If you are reading this at night, you may also have this genetic mutation, that keep you up at night while you want to be a morning person. This is due to a defective gene, that makes you stay up until late, and struggle to wake up in the morning.
The good news is you are not just lazy, at least on the waking up part, it’s just your clock that is genetically programmed to run between 2 and 2.5 hours slower than the rest of the world, due to a mutation in your “body clock gene”, named CRY1.
“Carriers of the mutation have longer days than the planet gives them, so they are essentially playing catch-up for their entire lives”, told the researcher Alina Patke from The Rockefeller University in New York.
Off course we are talking about true night owls, and not just those lazy few who stay up late just to stay on social media or play games. We are talking of those few who really can’t sleep, even if they haven’t got any electrical equipment near, and will still fall asleep and wake up late.
Normally, the real people who can’t get up in the morning are medically diagnosed with DSPD (Delayed Sleep Phase Disorder), and it’s estimated that around 10 percent of the world’s population suffers from the condition.
The people who suffer from the condition, not only feel tired, but also suffer of multiple health issues because their bodies are always trying to get on the same timeline of the rest of the society. It has also been linked to anxiety, depression, cardiovascular diseases and diabetes.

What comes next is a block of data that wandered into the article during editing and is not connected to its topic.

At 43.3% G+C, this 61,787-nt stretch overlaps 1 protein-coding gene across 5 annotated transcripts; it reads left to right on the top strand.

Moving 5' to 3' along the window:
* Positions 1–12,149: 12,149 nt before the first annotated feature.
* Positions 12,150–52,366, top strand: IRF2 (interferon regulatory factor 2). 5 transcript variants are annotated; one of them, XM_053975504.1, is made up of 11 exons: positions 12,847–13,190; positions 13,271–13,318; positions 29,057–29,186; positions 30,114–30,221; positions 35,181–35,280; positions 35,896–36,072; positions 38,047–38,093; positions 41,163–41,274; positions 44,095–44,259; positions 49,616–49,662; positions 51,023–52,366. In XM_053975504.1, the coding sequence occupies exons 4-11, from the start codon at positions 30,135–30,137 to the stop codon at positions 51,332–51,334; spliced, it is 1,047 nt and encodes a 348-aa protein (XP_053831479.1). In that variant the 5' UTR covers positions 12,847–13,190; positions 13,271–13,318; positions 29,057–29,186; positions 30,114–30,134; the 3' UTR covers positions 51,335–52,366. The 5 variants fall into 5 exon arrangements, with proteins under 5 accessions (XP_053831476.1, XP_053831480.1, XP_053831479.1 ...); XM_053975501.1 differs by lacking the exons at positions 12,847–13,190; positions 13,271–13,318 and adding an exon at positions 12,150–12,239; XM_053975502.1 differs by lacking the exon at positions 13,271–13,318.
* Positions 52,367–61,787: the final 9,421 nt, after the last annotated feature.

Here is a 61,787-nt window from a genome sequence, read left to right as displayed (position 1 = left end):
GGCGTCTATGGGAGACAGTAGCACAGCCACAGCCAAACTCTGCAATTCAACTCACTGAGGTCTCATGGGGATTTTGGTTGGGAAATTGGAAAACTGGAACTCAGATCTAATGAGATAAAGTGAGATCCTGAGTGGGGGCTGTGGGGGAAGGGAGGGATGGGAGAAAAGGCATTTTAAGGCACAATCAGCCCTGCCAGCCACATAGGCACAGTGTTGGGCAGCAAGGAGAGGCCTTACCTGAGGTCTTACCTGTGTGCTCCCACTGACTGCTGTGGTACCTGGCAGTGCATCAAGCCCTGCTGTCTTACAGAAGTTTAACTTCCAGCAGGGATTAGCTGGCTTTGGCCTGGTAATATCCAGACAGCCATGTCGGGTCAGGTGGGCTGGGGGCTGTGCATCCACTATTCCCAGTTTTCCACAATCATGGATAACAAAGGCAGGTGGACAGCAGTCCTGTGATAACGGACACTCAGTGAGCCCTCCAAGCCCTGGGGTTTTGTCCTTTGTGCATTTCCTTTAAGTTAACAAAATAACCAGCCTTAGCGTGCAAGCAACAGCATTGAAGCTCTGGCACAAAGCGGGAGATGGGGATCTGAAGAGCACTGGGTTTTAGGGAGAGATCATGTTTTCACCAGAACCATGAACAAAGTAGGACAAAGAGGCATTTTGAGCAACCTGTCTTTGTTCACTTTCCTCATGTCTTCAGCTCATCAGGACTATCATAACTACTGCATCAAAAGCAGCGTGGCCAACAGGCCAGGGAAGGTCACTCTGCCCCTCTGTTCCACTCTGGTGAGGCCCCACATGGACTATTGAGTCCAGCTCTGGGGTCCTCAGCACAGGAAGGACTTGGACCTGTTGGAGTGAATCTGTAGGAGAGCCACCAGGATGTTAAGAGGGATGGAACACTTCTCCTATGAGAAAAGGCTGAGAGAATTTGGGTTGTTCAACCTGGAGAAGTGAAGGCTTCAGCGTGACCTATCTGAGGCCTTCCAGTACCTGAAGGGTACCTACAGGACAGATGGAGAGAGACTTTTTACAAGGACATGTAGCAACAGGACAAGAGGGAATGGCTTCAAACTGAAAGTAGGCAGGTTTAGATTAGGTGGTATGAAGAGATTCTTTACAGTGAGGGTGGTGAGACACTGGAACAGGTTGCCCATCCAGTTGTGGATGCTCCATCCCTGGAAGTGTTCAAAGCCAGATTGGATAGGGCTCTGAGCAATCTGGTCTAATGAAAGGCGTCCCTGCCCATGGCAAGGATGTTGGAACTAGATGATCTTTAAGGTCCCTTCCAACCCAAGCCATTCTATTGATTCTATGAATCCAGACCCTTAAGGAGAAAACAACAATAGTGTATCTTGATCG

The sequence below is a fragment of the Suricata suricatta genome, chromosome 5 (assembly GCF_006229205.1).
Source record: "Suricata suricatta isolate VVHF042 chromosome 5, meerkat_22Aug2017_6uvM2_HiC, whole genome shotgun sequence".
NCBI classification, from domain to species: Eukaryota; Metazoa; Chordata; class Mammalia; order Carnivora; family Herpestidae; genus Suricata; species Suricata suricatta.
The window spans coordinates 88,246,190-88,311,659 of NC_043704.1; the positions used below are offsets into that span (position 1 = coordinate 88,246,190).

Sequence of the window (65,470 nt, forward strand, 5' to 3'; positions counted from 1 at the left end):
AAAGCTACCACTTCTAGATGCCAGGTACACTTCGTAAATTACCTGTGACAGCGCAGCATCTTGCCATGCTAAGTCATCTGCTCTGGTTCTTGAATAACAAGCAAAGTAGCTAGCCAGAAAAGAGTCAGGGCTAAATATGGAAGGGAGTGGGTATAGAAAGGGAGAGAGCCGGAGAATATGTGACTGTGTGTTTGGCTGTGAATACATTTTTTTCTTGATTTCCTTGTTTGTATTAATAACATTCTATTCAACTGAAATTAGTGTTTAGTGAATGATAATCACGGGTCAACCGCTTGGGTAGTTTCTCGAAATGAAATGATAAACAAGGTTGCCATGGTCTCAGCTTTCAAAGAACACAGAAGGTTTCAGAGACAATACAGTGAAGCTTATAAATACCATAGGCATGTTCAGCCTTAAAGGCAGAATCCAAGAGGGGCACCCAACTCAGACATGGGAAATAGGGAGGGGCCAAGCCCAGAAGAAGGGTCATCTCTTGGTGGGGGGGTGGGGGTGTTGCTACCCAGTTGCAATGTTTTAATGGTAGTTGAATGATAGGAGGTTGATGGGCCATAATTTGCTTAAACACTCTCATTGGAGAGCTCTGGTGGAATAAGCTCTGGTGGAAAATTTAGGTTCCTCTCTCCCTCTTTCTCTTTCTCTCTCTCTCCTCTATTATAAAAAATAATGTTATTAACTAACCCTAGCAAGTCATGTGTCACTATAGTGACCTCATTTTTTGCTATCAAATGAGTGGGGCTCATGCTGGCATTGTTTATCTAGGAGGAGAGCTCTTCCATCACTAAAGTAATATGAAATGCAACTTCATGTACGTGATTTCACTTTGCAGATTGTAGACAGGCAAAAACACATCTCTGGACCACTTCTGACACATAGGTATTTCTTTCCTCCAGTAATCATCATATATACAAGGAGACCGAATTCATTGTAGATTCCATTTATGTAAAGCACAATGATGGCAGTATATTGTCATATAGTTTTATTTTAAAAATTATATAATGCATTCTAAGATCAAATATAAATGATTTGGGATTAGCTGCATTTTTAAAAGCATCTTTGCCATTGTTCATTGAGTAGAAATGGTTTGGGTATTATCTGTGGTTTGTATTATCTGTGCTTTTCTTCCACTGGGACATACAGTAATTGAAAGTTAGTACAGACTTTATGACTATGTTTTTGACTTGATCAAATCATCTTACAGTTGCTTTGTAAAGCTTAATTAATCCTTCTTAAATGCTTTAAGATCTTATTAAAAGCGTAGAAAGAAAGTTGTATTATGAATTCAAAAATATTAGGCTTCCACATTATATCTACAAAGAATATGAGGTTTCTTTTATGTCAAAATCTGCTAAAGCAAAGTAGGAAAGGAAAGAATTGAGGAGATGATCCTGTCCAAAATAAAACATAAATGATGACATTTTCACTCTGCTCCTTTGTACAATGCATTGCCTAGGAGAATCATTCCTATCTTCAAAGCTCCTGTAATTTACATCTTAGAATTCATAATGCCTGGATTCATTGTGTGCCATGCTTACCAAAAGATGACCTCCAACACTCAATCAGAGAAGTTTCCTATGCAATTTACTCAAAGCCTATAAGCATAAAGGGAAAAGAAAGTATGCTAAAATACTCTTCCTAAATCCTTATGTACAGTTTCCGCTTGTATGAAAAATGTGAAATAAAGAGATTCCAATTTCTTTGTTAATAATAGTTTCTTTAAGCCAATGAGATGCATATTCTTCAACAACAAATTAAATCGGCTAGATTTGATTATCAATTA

“It’s as if these people have perpetual jet lag, moving eastward every day”, said one of the researchers, Michael Young. “In the morning, they’re not ready for the next day to arrive”.
It’s not just the fact that these people’s body clocks are later than other people’s, their clocks actually run around 2.5 hours slower than the average population.
While usually, the human body clock runs at around 24 hours, which means that all body functions like digestion and so run smoothly and perfectly coordinated with the standard Earth day, while people with the CRY1 mutation, simply need more time according to the new research.
The team analyzed the sleep patterns of six Turkish families, where 39 of the participants had DSPD and suffered from the gene mutation, the other 31 suffered of neither.
The participants which suffered from the condition, had delayed sleep and most of them had fractured and irregular sleep patterns. While for the participants who didn’t suffer from the condition the midpoint of sleep was around 4am, the other’s midpoint was between 6 and 8am.
On the bright side, our body clock, including CRY1, is affected by external factors like light exposure, so as long as these people stick to a controlled routine, they should be able to keep normal sleep hours.
“It’s not inconceivable that one might develop drugs in the future based on this mechanism”, added the researcher.
So, until a better solution, we just have to wait and keep out of the light.